Climate Change and Foreign Policy: An exploration of options for greater integration reflects a change in strategic thinking. It presents a series of recommendations on how foreign policy can help to foster international cooperation on climate change action. This opens up a broad array of new opportunities, because climate change is intimately connected with a wider social, economic and geopolitical agenda.
The message of this report is clear: an integrated climate change–foreign policy approach has the potential to improve prospects for more effective efforts to address climate change at the national and international level. Looking at the key foreign policy areas of the Ministry of Foreign Affairs of Denmark, we identified a number of opportunities to advance climate change objectives. The areas of diplomacy and foreign relations, energy security, peace and security, trade and investment and development cooperation all involve domestic and international policies that could fundamentally alter the ability and willingness of nations and the international community to meet the challenges of climate change.
This research represents IISD’s first major attempt to position climate change in the broader foreign policy context. It has been a useful exercise from IISD’s perspective, allowing us to bring together experts from our Trade and Investment; Security; and our Climate Change and Energy groups. In the process, we developed a greater sensitivity to the range of options available that would tackle climate change more effectively by involving a wider and more influential constituency.
I would like to thank the IISD team for their work and for the quality of their efforts—in particular, John Drexhage, Deborah Murphy, Oli Brown, Aaron Cosbey, Peter Dickey, Jo-Ellen Parry and John Van Ham. I would also like to thank Chatham House, in particular Richard Tarasofsky and Beverley Darkin, who led the analysis on international diplomacy and relations, and provided input on the report as a whole.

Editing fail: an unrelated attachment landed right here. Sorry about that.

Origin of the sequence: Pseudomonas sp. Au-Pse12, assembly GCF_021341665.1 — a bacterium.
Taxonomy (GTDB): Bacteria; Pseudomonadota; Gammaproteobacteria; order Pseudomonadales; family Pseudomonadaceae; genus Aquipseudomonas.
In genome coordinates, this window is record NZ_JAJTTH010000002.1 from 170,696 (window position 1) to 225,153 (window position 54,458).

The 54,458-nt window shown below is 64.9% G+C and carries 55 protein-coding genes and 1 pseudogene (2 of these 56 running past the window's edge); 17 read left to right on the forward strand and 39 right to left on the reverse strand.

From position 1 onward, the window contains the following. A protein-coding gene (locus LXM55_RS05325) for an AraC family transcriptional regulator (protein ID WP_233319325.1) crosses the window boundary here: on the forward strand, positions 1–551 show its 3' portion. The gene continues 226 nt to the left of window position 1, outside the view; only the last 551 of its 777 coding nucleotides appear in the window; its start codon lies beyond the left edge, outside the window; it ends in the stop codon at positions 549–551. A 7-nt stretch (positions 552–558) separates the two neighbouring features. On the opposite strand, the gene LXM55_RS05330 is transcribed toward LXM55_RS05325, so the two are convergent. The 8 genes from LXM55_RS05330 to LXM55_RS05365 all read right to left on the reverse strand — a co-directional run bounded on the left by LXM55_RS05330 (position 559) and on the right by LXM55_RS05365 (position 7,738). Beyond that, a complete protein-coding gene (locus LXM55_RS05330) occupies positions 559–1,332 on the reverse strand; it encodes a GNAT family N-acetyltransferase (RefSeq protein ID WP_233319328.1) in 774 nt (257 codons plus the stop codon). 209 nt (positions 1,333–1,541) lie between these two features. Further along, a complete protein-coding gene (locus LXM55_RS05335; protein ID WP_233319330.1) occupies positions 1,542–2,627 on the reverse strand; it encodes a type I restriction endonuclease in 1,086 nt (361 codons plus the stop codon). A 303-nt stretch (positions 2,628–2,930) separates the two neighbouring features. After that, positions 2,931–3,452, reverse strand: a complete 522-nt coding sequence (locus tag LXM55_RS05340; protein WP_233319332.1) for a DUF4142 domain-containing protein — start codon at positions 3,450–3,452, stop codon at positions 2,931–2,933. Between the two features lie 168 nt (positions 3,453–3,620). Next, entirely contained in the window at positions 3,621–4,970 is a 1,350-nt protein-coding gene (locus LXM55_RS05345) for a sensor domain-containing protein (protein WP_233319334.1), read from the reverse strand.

IISD believes that this research is only a first step in bringing these complex issues together. We are keen to continue our work in this area; in particular, by examining linkages between climate change and economic development plans and programs in developed countries, and furthering analysis in specific areas of foreign policy, such as trade and investment, and security. The results of this work could provide valuable inputs for climate change policy at the national and global levels.
I would like to thank the Ministry of Foreign Affairs of Denmark who funded this exercise. The publication is the latest in a series we have produced in cooperation with the Ministry examining some of the major challenges facing sustainable development. The earlier titles are Global Environmental Governance: A Reform Agenda and Environment and Globalization: Five Propositions.
President and Chief Executive Officer
International Institute for Sustainable Development
This is a chapter from Climate Change and Foreign Policy: An exploration of options for greater integration (e-book).
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